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Thung Kik has a few facilities such as picnic huts, a small visitor centre and a few multi-bedded rooms that can accommodate large groups or individual travellers.

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We had a room in this bungalow that had 2 twin-share rooms and one 4 bed family room.  We were the only ones staying here for this one night.  A group showed up later, looked like Thai university students who took a large dorm on the other side of the grounds.


Our room, small, cozy and very hot and humid!  No wifi so ignore the tablet.  They do have power so I could watch pre-loaded movies or read e-books.

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There are quite a few deer here, there’s a road just beyond the visitor centre that quickly becomes a dodgy dirt road so we turned back as I didn’t want to damage the car.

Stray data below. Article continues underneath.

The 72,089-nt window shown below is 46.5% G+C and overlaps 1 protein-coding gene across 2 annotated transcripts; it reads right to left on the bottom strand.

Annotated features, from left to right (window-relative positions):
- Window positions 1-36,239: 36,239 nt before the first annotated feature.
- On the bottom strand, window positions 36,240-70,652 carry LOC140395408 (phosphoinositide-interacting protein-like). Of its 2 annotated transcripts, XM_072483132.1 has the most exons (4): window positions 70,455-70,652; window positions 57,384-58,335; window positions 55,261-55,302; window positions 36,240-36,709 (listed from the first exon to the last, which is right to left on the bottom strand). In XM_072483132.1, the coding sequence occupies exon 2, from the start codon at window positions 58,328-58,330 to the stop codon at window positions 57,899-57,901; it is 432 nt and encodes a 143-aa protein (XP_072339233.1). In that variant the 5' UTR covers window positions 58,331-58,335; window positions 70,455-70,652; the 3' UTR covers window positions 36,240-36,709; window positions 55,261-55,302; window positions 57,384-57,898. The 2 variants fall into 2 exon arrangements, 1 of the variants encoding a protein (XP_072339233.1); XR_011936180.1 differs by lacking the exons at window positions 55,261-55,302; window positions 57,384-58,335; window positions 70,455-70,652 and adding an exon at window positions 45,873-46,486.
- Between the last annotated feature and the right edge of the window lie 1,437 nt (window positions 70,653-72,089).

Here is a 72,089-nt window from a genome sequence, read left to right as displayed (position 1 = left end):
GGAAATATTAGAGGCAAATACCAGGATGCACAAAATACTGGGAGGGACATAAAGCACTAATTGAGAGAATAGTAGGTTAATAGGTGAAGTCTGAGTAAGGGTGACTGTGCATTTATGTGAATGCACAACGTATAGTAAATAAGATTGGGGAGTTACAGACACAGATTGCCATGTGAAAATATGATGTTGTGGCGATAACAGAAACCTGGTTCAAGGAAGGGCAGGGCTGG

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Rabbits near our bungalow.  Coincidentally, we were here the day after Easter!

IMG_0284 IMG_0285 IMG_0286 IMG_0293 IMG_0300 IMG_0301 IMG_0303My husband trying to chat with the caretaker who didn’t speak much English!  The room was really cheap, def less than $10, cash only, no credit cards!

Visiting Mae Ping National Park

In direct contrast to the extremely popular Doi Inthanon NP, Mae Ping is well off the beaten track.  I was drawn here to see Grey-headed Parakeets and there are a few other bird species that attract birders.  After spending 2 mornings and one evening we saw very few people there and most were Thais in their own cars.  There was one group there, hence the Forest Cabins were fully booked when I inquired a few months in advance.  This is why we spent the first night in Baan Pailyn in Li.  The second night we left open and found a room at the hostel/camp in Thung Kik which I will review separately.